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Spread It Around -- Loneliness May Be Contagious

4 years ago
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"Wouldn't it be fine bein' lonely together?"
-- Barry Manilow

It's not often that science comes in to justify the truth of old Barry Manilow songs, but a new joint study from the University of Chicago, Harvard and the University of California-San Diego suggests that we really do get lonelier together.

The study, published in the December issue of the Journal of Personality and Social Psychology, reports that loneliness is contagious not only to friends, but to friends of friends. While people's friends and acquaintances were susceptible to feeling increased loneliness, though, family members remained relatively immune. Additionally, women were more likely than men to respond to a friend's loneliness by reporting similar feelings.

The study's most interesting conclusion, though, is that feelings of social isolation tended to lead to literal isolation from communities. Researchers found that as people reported feeling lonelier, they were more likely to move to the outskirts of their community and have contact with fewer and fewer people -- as demonstrated in this relationship chart (color-coded by intensity of loneliness) available via Science News. This touched off a gradual domino-like movement through the community.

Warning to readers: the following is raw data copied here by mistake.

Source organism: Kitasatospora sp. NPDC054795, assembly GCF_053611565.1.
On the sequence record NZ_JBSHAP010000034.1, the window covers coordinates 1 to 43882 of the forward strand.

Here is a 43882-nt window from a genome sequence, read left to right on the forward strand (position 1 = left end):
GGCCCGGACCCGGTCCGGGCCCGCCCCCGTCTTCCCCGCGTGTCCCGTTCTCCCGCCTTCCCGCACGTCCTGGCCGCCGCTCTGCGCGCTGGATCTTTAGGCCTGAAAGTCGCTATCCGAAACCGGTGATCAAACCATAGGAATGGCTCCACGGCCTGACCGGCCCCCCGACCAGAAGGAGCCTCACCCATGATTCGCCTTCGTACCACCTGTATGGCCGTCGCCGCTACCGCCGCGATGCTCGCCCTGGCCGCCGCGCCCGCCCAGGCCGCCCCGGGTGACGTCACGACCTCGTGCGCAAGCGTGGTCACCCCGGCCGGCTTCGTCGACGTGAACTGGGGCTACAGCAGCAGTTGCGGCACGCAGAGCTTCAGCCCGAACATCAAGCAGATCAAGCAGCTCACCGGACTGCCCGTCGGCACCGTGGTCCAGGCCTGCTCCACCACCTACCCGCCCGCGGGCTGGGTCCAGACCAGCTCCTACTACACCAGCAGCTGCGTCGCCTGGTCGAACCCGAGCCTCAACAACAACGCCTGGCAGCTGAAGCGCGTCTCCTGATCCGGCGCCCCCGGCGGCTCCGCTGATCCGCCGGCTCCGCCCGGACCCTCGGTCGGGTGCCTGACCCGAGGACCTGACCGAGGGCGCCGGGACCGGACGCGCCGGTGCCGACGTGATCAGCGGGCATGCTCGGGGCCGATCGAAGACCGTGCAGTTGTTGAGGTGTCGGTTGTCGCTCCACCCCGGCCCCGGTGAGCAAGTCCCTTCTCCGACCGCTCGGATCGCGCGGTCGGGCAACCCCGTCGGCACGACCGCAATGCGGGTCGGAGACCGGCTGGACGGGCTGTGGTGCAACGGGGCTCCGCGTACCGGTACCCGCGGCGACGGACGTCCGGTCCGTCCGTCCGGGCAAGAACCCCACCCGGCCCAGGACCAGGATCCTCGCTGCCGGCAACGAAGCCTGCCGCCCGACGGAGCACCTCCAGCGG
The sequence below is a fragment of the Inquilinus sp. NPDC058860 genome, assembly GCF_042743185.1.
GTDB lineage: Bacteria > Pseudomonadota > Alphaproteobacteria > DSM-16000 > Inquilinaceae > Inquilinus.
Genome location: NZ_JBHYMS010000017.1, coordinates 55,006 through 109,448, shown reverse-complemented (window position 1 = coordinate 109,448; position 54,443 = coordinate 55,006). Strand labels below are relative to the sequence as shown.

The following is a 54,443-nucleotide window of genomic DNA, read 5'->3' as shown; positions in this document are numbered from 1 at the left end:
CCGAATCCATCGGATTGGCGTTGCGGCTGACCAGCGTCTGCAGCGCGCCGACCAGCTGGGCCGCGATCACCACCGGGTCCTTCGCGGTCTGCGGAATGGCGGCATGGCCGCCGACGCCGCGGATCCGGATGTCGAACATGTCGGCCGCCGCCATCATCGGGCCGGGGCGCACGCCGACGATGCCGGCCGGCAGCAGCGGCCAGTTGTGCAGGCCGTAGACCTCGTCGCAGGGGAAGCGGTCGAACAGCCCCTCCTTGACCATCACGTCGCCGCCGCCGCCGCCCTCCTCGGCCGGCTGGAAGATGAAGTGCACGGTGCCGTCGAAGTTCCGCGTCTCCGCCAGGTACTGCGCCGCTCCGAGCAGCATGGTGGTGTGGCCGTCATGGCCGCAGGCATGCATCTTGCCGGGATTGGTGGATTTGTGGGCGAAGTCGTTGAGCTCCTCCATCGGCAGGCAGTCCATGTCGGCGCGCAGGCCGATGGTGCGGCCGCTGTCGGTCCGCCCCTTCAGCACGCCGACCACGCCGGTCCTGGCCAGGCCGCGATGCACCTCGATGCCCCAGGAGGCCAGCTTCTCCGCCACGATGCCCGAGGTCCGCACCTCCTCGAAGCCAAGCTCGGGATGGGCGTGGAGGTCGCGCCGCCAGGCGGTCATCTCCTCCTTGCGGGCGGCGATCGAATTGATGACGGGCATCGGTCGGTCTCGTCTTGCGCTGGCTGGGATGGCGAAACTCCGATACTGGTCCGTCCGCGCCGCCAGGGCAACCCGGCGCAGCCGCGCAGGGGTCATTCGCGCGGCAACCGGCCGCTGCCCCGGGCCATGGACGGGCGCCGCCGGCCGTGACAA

But, should we really imagine loneliness spreading through communities "like a cold," as researchers suggest? Before we do, it seems like there are still some unanswered questions about the impact of geography. Data for the study was collected from the Framingham Heart Study, which has followed three generations of its 5,000 original participants from Framingham, Mass., since 1948. At their regular examinations for the study, each participant took a questionnaire measuring their sense of isolation, and the results were compared against each other over the 10-year period.

While the study does provide an excellent means of looking at heredity and familial impact, it also presents a problem, as more and more of the national population moves into urban areas and away from mid-sized communities like Framingham, with its population of just over 65,000.

What does it mean to feel connected in a city, where many people haven't met their neighbors? I'm not entirely sure, but it does mean something a little different than in a town where you instinctively greet your neighbors, your neighbors' children and your neighbors' pets by name. At the same time, technology makes it easier to feel like part of a community without a set geographic base -- and to have contact with a large number of people with whom you may have little or no personal interaction.

Of course, being able to cast a wider net for connections is no assurance that people will feel closer -- in fact, the opposite is just as likely to be true. Still, as far contagions go, loneliness seems a harder than usual one to measure.
Filed Under: Health Care, Culture

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